Home >> A-treatise-on-roads-and-pavements-1903 >> Forms Of Construction to Setting The Telford >> Rolling the Subgrade

Rolling the Subgrade

roller, trenches, filled, trench and pavement

ROLLING THE SUBGRADE. The finished subgrade should be thoroughly rolled to consolidate the surface and also to discover any soft places—particularly over trenches that have not been solidly filled. If the roller reveals a low place, it should be filled with earth and be rolled again. The roller, whatever its weight, should be passed over the subgrade more than once, since the successive passages have something of a kneading action and add to the solidity of the soil. Several passes with a light roller give better results than a few passes with a heavy one. It is well to specify both the weight of the roller and the number of times it is to pass over the road-bed. For some hints applicable in rolling the subgrade, see § 326.

It is customary to use a horse roller (§ 337) for this purpose but a steam roller (§ 338) is much better because it is heavier, and, still more important, because with it the street can be rolled trans versely. The street is full of trenches made often just before the pavement is laid, in connecting the houses with the sewer, the water, and the gas; and as these trenches run both longitudinally and transversely, it is necessary to run the roller in both direc tions if the trenches are certain to be solidly filled. With a horse roller, it is practically impossible to roll the street trans versely, but with a steam roller this is comparatively easy.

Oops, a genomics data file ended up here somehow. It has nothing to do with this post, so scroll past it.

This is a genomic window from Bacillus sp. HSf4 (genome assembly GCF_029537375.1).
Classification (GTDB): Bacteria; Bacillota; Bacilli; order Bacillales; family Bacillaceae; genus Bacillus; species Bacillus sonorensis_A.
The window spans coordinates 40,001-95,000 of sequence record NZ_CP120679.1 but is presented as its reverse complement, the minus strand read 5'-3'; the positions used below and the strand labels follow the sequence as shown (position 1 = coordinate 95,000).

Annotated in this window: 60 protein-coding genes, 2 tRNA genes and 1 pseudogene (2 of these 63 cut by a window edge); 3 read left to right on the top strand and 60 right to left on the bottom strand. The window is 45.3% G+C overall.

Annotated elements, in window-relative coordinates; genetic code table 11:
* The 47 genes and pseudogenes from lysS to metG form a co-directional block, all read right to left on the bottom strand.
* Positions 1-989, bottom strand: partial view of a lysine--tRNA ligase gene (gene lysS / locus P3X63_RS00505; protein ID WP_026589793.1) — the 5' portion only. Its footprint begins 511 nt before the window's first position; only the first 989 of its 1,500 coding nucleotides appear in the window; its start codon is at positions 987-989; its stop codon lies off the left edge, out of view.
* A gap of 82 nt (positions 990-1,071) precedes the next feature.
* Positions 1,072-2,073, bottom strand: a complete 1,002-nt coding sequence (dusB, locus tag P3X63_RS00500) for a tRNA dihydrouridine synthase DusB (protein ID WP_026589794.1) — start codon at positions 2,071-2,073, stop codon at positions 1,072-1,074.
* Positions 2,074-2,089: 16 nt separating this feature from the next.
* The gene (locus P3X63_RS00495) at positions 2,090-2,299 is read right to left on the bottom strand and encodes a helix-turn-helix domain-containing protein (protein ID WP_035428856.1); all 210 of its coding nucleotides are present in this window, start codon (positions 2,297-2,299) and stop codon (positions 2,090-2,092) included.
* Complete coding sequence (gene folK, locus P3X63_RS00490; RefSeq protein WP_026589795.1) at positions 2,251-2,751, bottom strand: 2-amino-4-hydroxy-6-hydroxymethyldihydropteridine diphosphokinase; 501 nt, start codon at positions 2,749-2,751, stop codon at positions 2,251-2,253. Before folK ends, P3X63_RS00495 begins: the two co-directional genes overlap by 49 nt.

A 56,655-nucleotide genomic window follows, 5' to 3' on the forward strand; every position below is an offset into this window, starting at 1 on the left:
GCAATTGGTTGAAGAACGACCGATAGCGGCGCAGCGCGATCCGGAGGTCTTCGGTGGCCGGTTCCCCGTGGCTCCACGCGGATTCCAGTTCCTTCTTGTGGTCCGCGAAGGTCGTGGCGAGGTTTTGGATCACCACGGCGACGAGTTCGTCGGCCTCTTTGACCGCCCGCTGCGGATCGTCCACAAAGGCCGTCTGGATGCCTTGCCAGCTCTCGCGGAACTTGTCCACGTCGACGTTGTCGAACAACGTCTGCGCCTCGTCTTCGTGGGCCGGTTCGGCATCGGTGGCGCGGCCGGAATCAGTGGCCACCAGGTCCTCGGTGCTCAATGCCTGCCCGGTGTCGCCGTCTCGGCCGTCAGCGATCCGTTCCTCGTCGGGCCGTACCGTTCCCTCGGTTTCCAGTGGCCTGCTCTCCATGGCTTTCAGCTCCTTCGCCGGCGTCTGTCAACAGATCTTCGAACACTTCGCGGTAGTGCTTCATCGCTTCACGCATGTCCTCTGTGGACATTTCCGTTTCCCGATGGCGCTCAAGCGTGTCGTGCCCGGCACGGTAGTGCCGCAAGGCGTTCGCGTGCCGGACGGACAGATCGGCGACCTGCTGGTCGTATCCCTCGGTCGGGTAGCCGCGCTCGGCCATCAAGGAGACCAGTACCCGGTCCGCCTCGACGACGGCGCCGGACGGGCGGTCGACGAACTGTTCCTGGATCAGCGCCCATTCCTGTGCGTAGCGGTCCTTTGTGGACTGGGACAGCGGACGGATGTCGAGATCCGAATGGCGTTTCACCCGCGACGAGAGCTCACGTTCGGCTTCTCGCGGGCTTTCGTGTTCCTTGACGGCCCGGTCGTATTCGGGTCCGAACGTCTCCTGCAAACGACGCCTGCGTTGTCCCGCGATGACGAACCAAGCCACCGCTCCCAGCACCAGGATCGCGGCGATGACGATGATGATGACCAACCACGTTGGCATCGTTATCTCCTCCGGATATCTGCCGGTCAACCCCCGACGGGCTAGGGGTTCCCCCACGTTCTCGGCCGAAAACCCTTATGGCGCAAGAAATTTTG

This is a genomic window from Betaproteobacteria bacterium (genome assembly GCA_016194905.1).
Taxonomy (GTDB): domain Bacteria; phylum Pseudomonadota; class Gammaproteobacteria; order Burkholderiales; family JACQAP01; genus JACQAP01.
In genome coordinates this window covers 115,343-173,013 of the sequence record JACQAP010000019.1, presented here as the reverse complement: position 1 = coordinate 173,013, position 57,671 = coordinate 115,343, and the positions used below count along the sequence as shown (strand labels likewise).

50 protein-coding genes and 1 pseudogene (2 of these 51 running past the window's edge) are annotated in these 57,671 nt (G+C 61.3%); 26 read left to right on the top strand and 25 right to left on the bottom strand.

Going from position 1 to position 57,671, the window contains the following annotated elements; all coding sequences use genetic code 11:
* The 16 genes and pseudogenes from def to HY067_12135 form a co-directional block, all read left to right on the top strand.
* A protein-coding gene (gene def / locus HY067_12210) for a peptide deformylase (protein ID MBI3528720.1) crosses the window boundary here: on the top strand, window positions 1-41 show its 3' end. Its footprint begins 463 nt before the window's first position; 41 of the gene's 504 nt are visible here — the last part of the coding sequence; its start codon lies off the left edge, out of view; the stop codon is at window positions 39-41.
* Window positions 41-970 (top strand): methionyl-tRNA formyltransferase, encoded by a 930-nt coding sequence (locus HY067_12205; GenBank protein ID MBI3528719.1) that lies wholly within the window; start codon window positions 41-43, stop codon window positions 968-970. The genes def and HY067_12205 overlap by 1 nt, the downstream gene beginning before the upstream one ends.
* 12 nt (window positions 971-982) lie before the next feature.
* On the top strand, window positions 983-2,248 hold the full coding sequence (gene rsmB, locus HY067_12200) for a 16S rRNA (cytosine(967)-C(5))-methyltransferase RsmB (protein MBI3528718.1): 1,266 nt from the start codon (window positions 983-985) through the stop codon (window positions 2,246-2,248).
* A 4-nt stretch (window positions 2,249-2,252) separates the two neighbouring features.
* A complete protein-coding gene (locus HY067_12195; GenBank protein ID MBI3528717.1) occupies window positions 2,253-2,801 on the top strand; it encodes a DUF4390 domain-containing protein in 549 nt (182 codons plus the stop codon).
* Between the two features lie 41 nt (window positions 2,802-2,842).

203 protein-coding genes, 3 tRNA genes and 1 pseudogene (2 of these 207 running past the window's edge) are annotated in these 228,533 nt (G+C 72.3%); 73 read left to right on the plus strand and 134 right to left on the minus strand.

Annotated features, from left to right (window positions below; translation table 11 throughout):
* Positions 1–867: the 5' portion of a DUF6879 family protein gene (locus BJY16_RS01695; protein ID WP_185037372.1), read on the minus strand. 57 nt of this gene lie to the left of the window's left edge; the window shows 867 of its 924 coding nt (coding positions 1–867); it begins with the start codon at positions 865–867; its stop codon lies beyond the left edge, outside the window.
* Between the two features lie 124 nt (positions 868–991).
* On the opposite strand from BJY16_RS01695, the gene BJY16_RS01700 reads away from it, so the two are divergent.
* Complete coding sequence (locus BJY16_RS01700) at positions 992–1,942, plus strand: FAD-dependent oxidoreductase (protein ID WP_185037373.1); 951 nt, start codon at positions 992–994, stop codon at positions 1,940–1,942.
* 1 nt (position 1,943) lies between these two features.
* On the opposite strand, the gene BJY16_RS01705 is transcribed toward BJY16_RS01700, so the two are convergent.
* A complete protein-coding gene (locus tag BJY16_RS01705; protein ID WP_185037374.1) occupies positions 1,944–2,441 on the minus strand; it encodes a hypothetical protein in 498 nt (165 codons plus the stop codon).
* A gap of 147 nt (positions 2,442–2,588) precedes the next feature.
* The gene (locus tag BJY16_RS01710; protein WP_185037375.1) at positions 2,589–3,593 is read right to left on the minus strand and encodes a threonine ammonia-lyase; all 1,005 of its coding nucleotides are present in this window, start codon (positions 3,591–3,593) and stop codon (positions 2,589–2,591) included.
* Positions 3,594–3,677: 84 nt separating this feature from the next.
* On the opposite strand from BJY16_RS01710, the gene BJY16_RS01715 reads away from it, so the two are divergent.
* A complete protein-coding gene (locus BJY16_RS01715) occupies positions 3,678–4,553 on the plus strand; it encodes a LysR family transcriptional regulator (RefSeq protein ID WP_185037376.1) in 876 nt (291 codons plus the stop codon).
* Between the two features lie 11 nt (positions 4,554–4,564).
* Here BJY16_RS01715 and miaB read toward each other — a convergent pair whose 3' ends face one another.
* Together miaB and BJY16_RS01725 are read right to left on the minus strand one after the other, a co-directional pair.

Unless the back-filling of a trench has been unusually well tamped, a roller run transversely over a trench will leave a de pression. In most soils, the back-filling will not of itself settle into its former solidity, however long it is left to the action of traffic and to the forces of nature; and whatever the foundation of the pavement, the heavier traffic is nearly certain to cause a settlement over these same trenches, unless the subgrade is well rolled. Traffic consolidates only a thin layer near the surface,

which is usually removed when the pavement is constructed. Ordinarily, if the subgrade is rolled both longitudinally and tram..

versely with a steam roller weighing 10 or 12 tons, there will be no settlement of the pavement.

In rolling, if a depression is produced over a trench, it should be filled and then again rolled. If the depression is of considerable depth, it shows that the trench was badly filled or was very deep, or both; and therefore it is wise to re-consolidate the trench. One way of doing this is to make numerous openings through the crust and keep the depression filled with water until the earth in the bottom of the trench has become thoroughly soaked; and then after the ground has dried out below, the roller should again be passed over the surface. The surest way to prevent settlement over trenches is to pack the soil solidly when the trench is first filled. For a discussion of various methods of back-filling, see § 540.

Insufficient tamping in filling trenches or inefficient rolling of trenches is a very common defect in pavement construction, nearly every block presenting one or more such depressions. One Of the purposes of a guarantee of the pavement (§ 450) is to secure a thorough consolidation of the soil in the trenches.